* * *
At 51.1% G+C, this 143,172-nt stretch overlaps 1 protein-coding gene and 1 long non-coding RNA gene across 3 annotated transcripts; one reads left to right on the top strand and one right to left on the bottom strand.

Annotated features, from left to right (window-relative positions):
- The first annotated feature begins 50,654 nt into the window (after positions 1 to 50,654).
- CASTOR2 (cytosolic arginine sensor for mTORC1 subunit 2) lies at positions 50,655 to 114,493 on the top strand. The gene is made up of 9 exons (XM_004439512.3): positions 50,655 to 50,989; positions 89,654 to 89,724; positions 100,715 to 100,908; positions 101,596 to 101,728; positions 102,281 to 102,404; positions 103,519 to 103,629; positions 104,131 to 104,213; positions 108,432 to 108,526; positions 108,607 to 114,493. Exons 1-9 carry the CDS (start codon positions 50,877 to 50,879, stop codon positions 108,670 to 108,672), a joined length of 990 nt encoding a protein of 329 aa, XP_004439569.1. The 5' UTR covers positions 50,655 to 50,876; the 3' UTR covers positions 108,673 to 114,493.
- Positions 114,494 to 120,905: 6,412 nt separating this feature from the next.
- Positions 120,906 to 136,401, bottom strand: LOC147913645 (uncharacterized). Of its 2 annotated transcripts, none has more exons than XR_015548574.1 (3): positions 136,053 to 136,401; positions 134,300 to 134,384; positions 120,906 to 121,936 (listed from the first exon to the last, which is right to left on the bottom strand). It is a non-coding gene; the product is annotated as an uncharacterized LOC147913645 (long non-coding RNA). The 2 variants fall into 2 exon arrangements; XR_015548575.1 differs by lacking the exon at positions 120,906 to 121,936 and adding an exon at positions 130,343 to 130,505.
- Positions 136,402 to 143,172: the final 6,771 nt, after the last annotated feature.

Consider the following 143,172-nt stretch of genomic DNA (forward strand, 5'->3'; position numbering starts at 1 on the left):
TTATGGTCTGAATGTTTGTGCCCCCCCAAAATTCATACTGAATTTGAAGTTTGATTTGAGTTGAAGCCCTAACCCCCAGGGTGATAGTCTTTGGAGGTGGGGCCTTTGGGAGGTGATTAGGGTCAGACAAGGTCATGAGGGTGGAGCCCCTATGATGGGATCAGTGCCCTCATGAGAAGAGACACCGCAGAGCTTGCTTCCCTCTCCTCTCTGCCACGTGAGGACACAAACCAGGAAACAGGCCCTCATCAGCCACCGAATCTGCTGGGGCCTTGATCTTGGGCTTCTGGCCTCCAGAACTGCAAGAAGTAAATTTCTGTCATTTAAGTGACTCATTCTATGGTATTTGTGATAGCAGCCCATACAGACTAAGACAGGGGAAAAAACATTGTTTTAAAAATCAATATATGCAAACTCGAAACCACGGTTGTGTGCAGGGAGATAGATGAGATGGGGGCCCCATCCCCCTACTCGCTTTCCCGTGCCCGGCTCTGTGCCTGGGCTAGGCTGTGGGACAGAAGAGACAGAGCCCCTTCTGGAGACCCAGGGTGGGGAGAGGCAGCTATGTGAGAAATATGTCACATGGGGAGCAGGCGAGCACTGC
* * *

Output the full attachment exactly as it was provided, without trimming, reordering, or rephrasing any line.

At 51.1% G+C, this 143,172-nt stretch overlaps 1 protein-coding gene and 1 long non-coding RNA gene across 3 annotated transcripts; one reads left to right on the top strand and one right to left on the bottom strand.

Annotated features, from left to right (window-relative positions):
- The first annotated feature begins 50,654 nt into the window (after positions 1 to 50,654).
- CASTOR2 (cytosolic arginine sensor for mTORC1 subunit 2) lies at positions 50,655 to 114,493 on the top strand. The gene is made up of 9 exons (XM_004439512.3): positions 50,655 to 50,989; positions 89,654 to 89,724; positions 100,715 to 100,908; positions 101,596 to 101,728; positions 102,281 to 102,404; positions 103,519 to 103,629; positions 104,131 to 104,213; positions 108,432 to 108,526; positions 108,607 to 114,493. Exons 1-9 carry the CDS (start codon positions 50,877 to 50,879, stop codon positions 108,670 to 108,672), a joined length of 990 nt encoding a protein of 329 aa, XP_004439569.1. The 5' UTR covers positions 50,655 to 50,876; the 3' UTR covers positions 108,673 to 114,493.
- Positions 114,494 to 120,905: 6,412 nt separating this feature from the next.
- Positions 120,906 to 136,401, bottom strand: LOC147913645 (uncharacterized). Of its 2 annotated transcripts, none has more exons than XR_015548574.1 (3): positions 136,053 to 136,401; positions 134,300 to 134,384; positions 120,906 to 121,936 (listed from the first exon to the last, which is right to left on the bottom strand). It is a non-coding gene; the product is annotated as an uncharacterized LOC147913645 (long non-coding RNA). The 2 variants fall into 2 exon arrangements; XR_015548575.1 differs by lacking the exon at positions 120,906 to 121,936 and adding an exon at positions 130,343 to 130,505.
- Positions 136,402 to 143,172: the final 6,771 nt, after the last annotated feature.

Consider the following 143,172-nt stretch of genomic DNA (forward strand, 5'->3'; position numbering starts at 1 on the left):
TTATGGTCTGAATGTTTGTGCCCCCCCAAAATTCATACTGAATTTGAAGTTTGATTTGAGTTGAAGCCCTAACCCCCAGGGTGATAGTCTTTGGAGGTGGGGCCTTTGGGAGGTGATTAGGGTCAGACAAGGTCATGAGGGTGGAGCCCCTATGATGGGATCAGTGCCCTCATGAGAAGAGACACCGCAGAGCTTGCTTCCCTCTCCTCTCTGCCACGTGAGGACACAAACCAGGAAACAGGCCCTCATCAGCCACCGAATCTGCTGGGGCCTTGATCTTGGGCTTCTGGCCTCCAGAACTGCAAGAAGTAAATTTCTGTCATTTAAGTGACTCATTCTATGGTATTTGTGATAGCAGCCCATACAGACTAAGACAGGGGAAAAAACATTGTTTTAAAAATCAATATATGCAAACTCGAAACCACGGTTGTGTGCAGGGAGATAGATGAGATGGGGGCCCCATCCCCCTACTCGCTTTCCCGTGCCCGGCTCTGTGCCTGGGCTAGGCTGTGGGACAGAAGAGACAGAGCCCCTTCTGGAGACCCAGGGTGGGGAGAGGCAGCTATGTGAGAAATATGTCACATGGGGAGCAGGCGAGCACTGC